Jon Portnoy > App-bmkpasswd > App::bmkpasswd



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Module Version: 2.005004   Source  


App::bmkpasswd - bcrypt-capable mkpasswd(1) and exported helpers


  ## From Perl:

  use App::bmkpasswd 'mkpasswd', 'passwdcmp';
  my $bcrypted = mkpasswd($passwd);
  say 'matched' if passwdcmp($passwd, $bcrypted);

  ## From a shell:

  bmkpasswd --help
  # Generate bcrypted passwords:

  # Defaults to work cost factor '08':
  bmkpasswd --workcost='06'

  # SHA requires Crypt::Passwd::XS or a recent libc:
  bmkpasswd --method='sha512'
  # Compare a hash:
  bmkpasswd --check=HASH

  # Check hash generation times:
  bmkpasswd --benchmark


App::bmkpasswd is a bcrypt-enabled mkpasswd implementation.

Helper functions are also exported for use in other applications; see "EXPORTED". Crypt::Bcrypt::Easy provides an easier bcrypt-specific programmatic interface for Perl programmers.

See bmkpasswd --help for command-line usage information.

Uses Crypt::Eksblowfish::Bcrypt for bcrypted passwords.

Bcrypt leverages a work-cost factor allowing hash generation to become configurably slower as computers get faster, thereby impeding brute-force hash generation attempts. See for more on why you ought to be using bcrypt or similar "adaptive" techniques.

SHA-256 and SHA-512 are supported if available. SHA support requires either Crypt::Passwd::XS or a system crypt() that can handle SHA (such as glibc-2.7+ or modern FreeBSD builds).

Uses Bytes::Random::Secure to generate random salts. Strongly-random salts can also be enabled; see "mkpasswd".


Crypt::Bcrypt::Easy provides an easier programmatic interface, if you're only interested in generating bcrypt passwords. If you'd like to make use of other password types, you can use the exported mkpasswd and passwdcmp functions:

  # Import selectively:
  use App::bmkpasswd 'mkpasswd', 'passwdcmp';
  # Or import all functions:
  use App::bmkpasswd -all;

This module uses Exporter::Tiny to export functions. This provides for flexible import options. See the Exporter::Tiny docs for details.


Compare a password against a hash.

  if ( passwdcmp($plaintext, $crypted) ) {
    ## Successful match
  } else {
    ## Failed match

passwdcmp will return the hash if it is a match; otherwise, an empty list is returned.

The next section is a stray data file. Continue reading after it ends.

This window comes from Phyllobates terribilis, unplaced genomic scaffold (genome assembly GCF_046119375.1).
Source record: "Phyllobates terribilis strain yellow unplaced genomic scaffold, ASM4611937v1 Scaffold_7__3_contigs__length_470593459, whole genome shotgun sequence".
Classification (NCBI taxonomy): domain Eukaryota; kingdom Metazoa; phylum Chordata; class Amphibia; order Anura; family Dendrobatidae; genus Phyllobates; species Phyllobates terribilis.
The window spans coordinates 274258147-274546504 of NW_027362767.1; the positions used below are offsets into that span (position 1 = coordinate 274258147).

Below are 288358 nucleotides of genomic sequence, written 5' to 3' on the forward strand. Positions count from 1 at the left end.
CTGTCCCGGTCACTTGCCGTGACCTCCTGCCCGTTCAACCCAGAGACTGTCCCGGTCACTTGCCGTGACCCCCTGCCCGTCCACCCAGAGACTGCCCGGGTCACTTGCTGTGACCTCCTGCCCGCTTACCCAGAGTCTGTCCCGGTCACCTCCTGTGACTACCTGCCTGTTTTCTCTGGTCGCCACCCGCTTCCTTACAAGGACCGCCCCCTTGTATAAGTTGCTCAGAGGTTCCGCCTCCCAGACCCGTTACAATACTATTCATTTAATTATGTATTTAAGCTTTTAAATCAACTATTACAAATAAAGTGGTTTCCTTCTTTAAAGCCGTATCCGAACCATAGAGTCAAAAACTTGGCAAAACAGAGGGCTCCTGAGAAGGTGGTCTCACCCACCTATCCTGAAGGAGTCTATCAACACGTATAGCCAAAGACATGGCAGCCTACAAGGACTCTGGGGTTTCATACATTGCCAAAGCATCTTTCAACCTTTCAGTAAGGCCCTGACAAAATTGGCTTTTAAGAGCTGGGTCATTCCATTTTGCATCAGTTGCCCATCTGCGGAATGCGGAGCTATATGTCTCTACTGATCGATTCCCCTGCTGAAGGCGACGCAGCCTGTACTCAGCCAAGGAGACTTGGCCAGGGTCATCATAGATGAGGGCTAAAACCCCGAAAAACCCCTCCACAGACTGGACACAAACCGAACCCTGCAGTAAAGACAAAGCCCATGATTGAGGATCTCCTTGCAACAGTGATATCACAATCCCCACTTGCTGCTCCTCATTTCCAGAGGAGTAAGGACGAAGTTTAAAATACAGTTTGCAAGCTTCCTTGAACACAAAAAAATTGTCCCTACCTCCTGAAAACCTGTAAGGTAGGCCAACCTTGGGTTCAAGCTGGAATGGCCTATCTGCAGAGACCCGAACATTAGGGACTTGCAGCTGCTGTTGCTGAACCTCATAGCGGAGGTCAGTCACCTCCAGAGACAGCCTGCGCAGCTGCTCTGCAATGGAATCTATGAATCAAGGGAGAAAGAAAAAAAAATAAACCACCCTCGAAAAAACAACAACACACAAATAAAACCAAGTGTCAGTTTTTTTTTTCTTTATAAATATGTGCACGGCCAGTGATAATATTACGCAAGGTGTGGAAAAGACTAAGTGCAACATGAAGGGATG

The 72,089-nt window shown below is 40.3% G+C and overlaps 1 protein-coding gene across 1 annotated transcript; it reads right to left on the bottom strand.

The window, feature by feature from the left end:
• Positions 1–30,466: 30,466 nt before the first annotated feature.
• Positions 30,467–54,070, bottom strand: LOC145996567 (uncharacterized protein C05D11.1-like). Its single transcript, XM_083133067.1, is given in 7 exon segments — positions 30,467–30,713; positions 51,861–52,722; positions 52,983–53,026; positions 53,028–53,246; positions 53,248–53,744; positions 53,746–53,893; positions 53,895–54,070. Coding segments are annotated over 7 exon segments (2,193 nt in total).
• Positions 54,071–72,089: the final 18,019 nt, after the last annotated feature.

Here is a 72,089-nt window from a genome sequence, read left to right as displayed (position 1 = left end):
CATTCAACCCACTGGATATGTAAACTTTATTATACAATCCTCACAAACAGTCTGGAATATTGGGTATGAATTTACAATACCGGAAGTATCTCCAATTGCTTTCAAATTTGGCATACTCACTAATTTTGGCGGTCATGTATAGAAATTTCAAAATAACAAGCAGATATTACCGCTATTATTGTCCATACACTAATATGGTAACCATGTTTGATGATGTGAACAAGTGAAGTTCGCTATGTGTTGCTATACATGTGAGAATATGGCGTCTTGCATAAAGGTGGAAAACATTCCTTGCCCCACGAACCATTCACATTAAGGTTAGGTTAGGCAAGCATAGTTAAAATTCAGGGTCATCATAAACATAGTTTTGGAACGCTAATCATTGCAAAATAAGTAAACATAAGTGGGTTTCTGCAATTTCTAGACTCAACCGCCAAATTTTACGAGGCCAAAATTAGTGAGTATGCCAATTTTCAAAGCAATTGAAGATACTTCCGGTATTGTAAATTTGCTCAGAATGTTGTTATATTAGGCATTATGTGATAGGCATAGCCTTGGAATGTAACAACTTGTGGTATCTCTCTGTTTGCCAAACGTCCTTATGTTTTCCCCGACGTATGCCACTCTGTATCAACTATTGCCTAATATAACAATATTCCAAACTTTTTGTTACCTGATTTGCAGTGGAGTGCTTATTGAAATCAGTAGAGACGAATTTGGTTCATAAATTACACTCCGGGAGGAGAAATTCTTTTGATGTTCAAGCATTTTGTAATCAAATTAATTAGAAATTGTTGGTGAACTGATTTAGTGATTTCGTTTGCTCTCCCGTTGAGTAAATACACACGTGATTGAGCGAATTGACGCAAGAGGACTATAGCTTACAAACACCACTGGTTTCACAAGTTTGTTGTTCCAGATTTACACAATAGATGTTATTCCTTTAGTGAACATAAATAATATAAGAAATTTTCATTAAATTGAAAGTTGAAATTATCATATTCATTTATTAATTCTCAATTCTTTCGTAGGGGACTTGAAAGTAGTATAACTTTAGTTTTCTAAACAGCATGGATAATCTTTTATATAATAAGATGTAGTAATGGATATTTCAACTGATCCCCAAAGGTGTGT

my @available = mkpasswd_available;

  if ( mkpasswd_available('sha512') ) { ... }

Given no arguments, returns the list of available hash types.

Given a type (see "mkpasswd"), returns boolean true if the method is available. ('bcrypt' is always available.)


  my $crypted = mkpasswd($passwd);
  my $crypted = mkpasswd($passwd, $type);
  my $crypted = mkpasswd($passwd, 'bcrypt', $cost);
  my $crypted = mkpasswd($passwd, $type, $cost, $strongsalt);

  my $crypted = mkpasswd( $passwd => 
      type    => $type,
      cost    => $cost,
      strong  => $strongsalt,
      saltgen => $saltgenerator,

Generate hashed passwords.

By default, generates a bcrypted passwd with work-cost 08:

  $bcrypted = mkpasswd($passwd);

A different work-cost can be specified for bcrypt passwds:

  $bcrypted = mkpasswd($passwd, 'bcrypt', '10');

SHA-256 and SHA-512 are supported, in which case the work-cost value is ignored:

  $crypted = mkpasswd($passwd, 'sha256');
  $crypted = mkpasswd($passwd, 'sha512');

If a fourth boolean-true argument is specified, a strongly-random salt is generated. This requires spare entropy, and will block if entropy-starved:

  $crypted = mkpasswd($passwd, 'bcrypt', '08', 'strong');
  $crypted = mkpasswd($passwd, 'sha512', 0, 'strong');

Options can be passed as a HASH, instead. This also lets you pass in a salt generator coderef:

  $crypted = mkpasswd( $passwd => +{
      type => 'bcrypt',
      cost => '10',
      strong  => 0,
      saltgen => $saltgenerator,

The salt generator is passed the type (one of: bcrypt, sha, md5) and the value of the strong option (default false).

  my $saltgenerator = sub {
    my ($type, $strongsalt) = @_;
    if ($type eq 'bcrypt') {
      # ...
    } elsif ($type eq 'sha') {
      # ...
    } else {
      die "Don't know how to create a salt for type '$type'!"

(Most people want random salts, in which case the default salt generator should be fine.)


Jon Portnoy <>

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